Government Takes Gaming Simulations to the Rescue

Government Takes Gaming Simulations to the Rescue

For military and first responders, simulations are no mere game.

The government track at the Serious Games Conference in Manassas, Virginia, was loaded with sessions addressing gamification and its role in government. Many topics were covered, from cybersecurity to military operations to the formulation of education policy. The most covered area, and the one enjoying the most success, was using game technology to enhance emergency preparedness for first responders and the military.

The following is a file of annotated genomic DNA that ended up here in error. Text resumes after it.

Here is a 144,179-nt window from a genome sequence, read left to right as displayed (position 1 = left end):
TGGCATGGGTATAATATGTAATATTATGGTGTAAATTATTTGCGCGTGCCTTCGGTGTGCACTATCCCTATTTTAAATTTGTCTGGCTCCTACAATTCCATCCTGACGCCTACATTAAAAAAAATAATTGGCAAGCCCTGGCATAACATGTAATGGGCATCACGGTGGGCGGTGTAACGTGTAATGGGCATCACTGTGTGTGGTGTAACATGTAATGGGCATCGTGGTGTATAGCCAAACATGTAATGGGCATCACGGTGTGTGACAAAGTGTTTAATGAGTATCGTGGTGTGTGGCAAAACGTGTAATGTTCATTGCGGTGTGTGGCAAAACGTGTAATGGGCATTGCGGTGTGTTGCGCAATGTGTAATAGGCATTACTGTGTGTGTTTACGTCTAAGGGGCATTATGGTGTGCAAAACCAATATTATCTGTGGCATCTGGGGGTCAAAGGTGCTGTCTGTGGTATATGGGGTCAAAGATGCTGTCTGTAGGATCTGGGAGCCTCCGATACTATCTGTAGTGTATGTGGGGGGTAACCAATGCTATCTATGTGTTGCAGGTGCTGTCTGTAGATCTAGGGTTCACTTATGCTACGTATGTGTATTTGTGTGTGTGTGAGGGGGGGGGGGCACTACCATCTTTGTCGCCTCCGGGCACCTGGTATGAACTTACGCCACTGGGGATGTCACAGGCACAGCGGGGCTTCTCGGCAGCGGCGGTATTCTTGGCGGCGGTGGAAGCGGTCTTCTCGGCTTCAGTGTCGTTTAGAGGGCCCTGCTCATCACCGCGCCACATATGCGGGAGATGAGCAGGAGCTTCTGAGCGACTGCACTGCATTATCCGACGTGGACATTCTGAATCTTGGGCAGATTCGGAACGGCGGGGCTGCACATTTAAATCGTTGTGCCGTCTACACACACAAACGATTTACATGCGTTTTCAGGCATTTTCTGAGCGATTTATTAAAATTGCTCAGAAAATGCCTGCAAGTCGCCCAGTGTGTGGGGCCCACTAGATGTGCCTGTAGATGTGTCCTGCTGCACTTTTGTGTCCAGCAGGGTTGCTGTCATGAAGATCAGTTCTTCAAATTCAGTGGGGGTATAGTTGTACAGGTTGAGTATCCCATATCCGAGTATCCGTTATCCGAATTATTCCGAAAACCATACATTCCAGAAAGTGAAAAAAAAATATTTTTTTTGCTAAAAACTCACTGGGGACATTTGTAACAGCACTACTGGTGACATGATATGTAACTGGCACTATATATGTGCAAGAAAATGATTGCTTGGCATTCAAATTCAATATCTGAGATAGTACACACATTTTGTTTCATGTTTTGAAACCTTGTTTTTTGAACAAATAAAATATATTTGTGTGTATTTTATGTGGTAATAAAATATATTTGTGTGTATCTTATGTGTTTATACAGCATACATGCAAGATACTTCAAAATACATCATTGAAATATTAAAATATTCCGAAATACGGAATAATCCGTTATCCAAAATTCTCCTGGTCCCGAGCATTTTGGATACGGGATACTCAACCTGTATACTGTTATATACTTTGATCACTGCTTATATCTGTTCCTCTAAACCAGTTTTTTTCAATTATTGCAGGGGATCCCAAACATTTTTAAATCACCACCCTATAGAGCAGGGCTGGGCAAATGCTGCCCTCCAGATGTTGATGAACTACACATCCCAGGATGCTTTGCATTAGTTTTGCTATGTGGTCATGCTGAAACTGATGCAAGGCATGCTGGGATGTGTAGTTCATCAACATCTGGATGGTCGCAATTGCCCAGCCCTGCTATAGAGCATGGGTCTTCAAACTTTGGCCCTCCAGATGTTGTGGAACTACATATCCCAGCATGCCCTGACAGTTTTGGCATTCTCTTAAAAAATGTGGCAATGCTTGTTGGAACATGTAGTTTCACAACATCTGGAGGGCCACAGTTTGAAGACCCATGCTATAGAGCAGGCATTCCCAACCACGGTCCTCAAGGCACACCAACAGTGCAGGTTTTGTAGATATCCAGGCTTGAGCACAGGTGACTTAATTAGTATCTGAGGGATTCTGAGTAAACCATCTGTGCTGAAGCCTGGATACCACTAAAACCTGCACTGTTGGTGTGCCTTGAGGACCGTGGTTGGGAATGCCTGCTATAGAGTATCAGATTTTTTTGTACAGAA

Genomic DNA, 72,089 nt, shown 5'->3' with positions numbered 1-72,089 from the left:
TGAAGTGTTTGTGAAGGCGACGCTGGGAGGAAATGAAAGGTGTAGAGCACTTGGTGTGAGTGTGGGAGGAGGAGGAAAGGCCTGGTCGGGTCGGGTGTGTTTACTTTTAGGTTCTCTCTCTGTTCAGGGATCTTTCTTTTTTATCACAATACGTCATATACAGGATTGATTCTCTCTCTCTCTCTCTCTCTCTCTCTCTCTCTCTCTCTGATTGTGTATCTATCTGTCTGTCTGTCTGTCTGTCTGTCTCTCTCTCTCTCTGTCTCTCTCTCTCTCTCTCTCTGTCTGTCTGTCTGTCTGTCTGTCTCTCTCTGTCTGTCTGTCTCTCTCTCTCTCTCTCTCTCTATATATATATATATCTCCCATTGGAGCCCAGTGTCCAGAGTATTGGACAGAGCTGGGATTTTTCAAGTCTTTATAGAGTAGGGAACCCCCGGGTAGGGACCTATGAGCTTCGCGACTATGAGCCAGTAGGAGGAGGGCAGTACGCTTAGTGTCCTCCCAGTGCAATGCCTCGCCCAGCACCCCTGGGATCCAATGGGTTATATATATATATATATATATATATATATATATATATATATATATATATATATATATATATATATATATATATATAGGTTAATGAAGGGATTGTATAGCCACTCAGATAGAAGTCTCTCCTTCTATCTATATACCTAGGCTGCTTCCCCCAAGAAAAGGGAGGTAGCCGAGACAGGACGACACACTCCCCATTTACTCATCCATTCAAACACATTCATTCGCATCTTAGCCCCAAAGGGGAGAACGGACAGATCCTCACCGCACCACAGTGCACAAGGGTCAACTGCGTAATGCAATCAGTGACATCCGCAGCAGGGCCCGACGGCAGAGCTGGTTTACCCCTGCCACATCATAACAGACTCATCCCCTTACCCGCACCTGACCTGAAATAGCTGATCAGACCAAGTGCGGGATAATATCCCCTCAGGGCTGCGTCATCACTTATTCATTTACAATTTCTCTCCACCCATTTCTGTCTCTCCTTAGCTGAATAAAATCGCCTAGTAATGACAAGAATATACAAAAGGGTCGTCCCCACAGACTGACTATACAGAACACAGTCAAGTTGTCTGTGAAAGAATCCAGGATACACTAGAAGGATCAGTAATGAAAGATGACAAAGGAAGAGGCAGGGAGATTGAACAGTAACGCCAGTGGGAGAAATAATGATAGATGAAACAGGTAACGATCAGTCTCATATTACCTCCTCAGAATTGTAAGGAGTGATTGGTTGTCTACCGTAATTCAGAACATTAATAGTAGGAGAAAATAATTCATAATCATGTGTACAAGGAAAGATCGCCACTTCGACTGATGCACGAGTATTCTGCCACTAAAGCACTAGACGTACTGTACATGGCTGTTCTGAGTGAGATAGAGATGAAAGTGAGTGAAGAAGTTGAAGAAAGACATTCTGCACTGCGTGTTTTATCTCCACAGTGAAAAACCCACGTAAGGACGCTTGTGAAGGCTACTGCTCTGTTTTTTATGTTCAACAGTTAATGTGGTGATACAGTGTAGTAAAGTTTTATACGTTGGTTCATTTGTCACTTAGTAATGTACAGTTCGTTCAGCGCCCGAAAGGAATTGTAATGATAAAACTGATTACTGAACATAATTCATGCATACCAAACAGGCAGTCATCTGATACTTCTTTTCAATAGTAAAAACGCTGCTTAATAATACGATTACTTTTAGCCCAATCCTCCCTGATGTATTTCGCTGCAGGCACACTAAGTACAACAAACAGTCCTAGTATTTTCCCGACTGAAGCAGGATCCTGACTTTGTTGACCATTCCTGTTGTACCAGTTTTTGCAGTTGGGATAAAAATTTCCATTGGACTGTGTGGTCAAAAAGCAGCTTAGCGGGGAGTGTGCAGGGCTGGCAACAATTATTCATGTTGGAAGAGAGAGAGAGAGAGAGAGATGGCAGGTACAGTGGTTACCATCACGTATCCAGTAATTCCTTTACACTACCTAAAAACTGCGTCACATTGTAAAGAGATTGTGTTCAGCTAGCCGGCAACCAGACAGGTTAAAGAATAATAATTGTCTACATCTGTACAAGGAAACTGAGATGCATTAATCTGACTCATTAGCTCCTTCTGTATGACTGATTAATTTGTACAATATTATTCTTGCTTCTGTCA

While the military and civilian first responders have both embraced simulations and game technology, they have traditionally approached their serious gaming differently. In the military, the emphasis is on situations that largely, and thankfully, don’t occur, like Russia invading Germany or a limited nuclear strike. With first responders, the core of their simulation training has been centered on events they are much more likely to encounter, like rescuing people from a burning building or responding to a hazardous materials spill.

During the deep-dive government tracks at the conference however, it was clear those two types of video game-like worlds are merging. With more frequent natural disasters and mass casualty events occurring, the military is increasingly asked to lend a hand. As a consequence, mixed in with the traditional wargaming scenarios, are gaming situations more akin to what their civilian counterparts are playing.